6. Daylilies (Hemerocallis), which may not be natives but can keep your rain garden in bloom over a long season if you plant early, midseason, and late varieties. Assorted heights and a rainbow of colors are available. Zones 4 to 11. Five plants.
  7. Blueberries (Vaccinium), whether highbush (up to 5 feet tall) or lowbush (up to 2 feet tall) varieties, which add both a flowering shrub and an edible fruit to your landscape. Zones 3 to 8. Two plants.
  8. American cranberry (Vaccinium macrocarpon), which is a pretty, ground-covering shrub that also bears edible fruit. About 6 inches tall; Zones 2 to 7. Six plants.
  9. Bee balm (Monarda), which in summer features brilliant-red, pink, or white flowers that attract hummingbirds and butterflies. Look for a mildew-resistant variety. 3 feet tall and wide; Zones 3 to 9. Two plants.
  10. New England aster (Aster novae-angliae), which will carry the show into fall with its bright, violet-purple flowers. It gets quite tall but can be cut back to half its height in June to create a shorter and bushier plant, if desired. Up to 6 feet tall; Zones 4 to 8. Two plants.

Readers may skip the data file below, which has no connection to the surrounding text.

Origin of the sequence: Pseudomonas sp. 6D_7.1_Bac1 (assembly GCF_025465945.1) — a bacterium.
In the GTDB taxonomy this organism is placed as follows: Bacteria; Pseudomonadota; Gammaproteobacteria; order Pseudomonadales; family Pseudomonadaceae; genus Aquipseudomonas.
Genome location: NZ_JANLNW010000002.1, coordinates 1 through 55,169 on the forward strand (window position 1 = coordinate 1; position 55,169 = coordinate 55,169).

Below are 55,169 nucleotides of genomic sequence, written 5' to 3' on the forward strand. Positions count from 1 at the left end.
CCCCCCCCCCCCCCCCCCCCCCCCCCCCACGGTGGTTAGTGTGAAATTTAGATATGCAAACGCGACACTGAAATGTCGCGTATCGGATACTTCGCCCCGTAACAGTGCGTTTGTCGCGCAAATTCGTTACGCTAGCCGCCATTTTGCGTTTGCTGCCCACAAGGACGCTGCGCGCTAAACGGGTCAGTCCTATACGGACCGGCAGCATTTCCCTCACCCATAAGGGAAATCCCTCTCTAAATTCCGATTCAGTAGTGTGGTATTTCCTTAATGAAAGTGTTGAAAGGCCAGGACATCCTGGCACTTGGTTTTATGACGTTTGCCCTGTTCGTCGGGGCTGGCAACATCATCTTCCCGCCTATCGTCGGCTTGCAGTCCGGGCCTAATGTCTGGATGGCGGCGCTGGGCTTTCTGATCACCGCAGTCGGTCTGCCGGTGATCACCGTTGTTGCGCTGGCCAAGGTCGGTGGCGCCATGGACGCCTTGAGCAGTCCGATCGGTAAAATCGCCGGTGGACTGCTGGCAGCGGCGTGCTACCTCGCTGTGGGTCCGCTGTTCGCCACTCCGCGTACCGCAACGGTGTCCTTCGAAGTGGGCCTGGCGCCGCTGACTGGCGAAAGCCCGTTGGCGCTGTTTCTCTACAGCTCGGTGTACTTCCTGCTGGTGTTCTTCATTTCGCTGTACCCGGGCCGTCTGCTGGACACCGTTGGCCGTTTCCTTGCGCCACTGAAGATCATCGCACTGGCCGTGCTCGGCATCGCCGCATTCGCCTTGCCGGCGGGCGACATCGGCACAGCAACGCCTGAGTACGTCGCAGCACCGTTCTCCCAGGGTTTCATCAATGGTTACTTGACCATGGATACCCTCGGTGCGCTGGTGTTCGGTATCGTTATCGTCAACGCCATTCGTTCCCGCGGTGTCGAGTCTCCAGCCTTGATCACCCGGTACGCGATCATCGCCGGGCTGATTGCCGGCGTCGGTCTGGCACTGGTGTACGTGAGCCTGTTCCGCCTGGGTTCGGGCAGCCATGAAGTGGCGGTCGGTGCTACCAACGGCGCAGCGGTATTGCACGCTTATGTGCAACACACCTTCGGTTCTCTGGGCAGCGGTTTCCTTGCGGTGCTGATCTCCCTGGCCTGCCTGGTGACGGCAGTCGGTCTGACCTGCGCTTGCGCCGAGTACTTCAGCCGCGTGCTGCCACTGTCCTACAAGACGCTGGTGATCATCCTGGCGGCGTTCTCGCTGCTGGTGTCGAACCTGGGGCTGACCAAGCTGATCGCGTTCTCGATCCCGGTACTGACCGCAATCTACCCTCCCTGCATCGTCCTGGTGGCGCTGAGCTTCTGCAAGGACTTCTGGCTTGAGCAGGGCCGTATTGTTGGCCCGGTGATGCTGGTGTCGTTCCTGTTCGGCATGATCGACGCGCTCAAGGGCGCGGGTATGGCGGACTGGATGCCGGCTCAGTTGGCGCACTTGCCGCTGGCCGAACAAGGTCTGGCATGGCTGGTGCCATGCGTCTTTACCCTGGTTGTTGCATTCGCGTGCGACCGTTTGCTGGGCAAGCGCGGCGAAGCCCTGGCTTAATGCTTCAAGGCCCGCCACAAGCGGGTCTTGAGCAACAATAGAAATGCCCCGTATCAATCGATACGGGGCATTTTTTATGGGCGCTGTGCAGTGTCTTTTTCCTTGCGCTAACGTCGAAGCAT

11. Sneezeweed (Helenium autumnale), which bears sunny yellow flowers in late summer. It is highly adaptable to wet or dry soil. 3 to 5 feet tall; Zones 4 to 8. One plant.
  12. Meadow anemone (Anemone canadensis), which is deer-resistant and salt-tolerant. This tough little perennial bears pure-white blossoms in late spring. 2 feet tall; Zones 2 to 9. Two plants.
  13. Blue cardinal flower (Lobelia siphilitica), which has spikes of true blue flowers in late summer. 2 to 4 feet tall; Zones 5 to 9. Six plants.
  14. Butterfly weed (Asclepias tuberosa), which features orange blossoms that provide excellent nectar for butterflies. In addition, the plants are an important larval food for monarch butterflies. 2 to 3 feet tall; Zones 4 to 9. Three plants

Rain Garden for Shade

Placing a rain garden in full shade is not recommended; partial shade is best.